When we began disassembling the cab, way back when, one of the first things we did was throw away the original carpet. It was old, worn out and in really bad shape. There are many firms out there offering replacement carpet products, but we wanted the best. We got it from Auto Custom Carpet.
Installing the carpet was actually very easy. ACC supplied us with the carpet and the rubber matting for soundproofing. We first laid down the thick rubber matting and then we un-folded the carpet and began coaxing it into place. There were no holes of any kind in the carpet, so we had to make our own. The folks at ACC suggested using a utility knife and cutting an "X" wherever we needed to mount something to the floor of the truck. This was not what we wanted to hear. There had to be a better way. And there is, it's called a gasket punch set. We found a great little set on the internet from McMaster Carr, made in the USA and delivered in two days for next to nothing.
Before we started making holes, we had one more step which needed to be completed. The wiring for the 1356 transfer case had to be installed. We were very fortunate and we found a complete harness at Miller Auto Salvage. The catch was that it requires a hole in the floor of the truck nearly two inches in diameter. Using a metal cutting hole saw, we determined the best location for the hole and began to drill. The hole was just a tad larger than necessary, so with a generous helping of black RTV sealant, the wiring was put in place and run along the floor from under the driver's seat location to the passenger side of the cab and up to the firewall.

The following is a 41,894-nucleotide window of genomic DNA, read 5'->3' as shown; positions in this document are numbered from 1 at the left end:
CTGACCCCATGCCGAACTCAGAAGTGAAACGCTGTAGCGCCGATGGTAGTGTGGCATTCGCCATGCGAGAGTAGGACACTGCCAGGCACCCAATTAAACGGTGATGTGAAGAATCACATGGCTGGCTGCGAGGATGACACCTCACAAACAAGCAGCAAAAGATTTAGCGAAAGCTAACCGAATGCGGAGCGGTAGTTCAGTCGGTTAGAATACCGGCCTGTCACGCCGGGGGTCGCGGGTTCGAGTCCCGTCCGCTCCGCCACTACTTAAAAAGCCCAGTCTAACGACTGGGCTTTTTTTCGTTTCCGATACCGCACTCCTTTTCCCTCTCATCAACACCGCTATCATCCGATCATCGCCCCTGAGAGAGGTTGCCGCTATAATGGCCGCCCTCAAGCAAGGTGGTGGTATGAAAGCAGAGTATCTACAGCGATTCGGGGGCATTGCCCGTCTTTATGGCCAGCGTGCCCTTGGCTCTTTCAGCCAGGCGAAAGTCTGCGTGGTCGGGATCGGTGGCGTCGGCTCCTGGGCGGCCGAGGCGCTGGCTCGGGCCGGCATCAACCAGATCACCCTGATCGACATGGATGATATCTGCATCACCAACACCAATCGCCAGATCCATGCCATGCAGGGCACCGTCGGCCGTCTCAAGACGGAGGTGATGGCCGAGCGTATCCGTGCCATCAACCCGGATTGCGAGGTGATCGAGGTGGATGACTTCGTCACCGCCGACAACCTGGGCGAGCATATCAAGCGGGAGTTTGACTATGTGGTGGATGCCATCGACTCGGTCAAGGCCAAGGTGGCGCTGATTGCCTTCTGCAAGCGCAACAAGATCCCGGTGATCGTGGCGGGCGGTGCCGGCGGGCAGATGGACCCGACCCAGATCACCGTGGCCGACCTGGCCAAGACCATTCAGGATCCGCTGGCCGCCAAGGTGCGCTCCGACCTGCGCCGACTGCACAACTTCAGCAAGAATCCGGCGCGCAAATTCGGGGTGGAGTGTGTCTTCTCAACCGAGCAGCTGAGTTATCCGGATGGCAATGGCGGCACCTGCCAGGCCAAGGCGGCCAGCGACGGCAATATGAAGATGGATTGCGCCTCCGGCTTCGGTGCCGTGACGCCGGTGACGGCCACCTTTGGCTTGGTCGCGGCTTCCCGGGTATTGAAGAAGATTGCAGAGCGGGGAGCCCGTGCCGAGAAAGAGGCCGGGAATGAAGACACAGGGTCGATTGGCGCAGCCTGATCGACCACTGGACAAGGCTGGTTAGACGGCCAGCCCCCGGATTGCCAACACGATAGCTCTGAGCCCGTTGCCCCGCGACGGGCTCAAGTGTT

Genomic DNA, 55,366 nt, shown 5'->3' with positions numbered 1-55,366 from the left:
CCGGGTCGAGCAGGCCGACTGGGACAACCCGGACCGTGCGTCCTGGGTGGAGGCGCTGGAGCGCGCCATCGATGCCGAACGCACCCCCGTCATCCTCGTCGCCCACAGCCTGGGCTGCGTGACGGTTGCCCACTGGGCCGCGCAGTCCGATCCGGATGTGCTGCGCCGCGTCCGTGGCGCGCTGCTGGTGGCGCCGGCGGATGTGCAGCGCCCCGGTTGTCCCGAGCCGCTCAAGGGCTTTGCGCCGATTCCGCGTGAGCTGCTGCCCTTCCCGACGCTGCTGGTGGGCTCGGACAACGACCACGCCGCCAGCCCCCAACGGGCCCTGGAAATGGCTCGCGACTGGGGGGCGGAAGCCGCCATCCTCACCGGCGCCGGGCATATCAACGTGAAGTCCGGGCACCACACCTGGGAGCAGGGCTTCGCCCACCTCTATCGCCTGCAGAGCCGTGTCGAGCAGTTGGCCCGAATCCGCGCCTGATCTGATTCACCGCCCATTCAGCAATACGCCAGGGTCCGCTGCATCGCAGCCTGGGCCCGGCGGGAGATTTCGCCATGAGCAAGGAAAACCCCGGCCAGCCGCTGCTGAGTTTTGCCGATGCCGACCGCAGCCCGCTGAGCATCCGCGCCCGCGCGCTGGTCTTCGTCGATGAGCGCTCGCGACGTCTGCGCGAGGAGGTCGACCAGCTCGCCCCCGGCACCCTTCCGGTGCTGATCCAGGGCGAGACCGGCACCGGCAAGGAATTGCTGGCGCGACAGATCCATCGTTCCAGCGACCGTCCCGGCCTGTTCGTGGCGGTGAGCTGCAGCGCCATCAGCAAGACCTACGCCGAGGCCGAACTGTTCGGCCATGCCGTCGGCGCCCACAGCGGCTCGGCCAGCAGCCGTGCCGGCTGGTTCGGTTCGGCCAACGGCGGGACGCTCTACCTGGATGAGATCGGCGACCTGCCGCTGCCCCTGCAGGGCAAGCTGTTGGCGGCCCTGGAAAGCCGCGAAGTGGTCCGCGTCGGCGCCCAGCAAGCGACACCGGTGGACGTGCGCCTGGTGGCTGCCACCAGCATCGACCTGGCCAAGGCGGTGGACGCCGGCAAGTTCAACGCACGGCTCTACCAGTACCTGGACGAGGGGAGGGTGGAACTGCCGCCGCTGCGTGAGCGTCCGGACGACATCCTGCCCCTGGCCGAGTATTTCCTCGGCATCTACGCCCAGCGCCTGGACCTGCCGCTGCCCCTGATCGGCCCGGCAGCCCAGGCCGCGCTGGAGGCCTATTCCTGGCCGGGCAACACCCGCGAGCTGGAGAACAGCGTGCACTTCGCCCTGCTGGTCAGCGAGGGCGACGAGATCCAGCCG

Now, the hard part is figuring out where to make the holes. With a little ingenuity, we came up with the idea of inserting drywall screws from the underside of the cab, through all of the known mounting holes, to mark the spots where holes needed to be made. Since the floor of the donor cab had a bench seat and we have seat pedestals for the captains chairs we had to locate the outer mounting locations and then locate the inner points after putting the seat pedestals in place.
The gasket punch worked better than we anticipated, cutting out perfectly round holes just where we needed them. The only problem was the thick soundproof matting that is bonded to the underside of the carpet. It just did not want to cooperate. This we did finally have to resort to a utility knife to hack through. Otherwise, the whole operation was quick and easy. Now all that's left is to install the Havis Consolidator and the seats.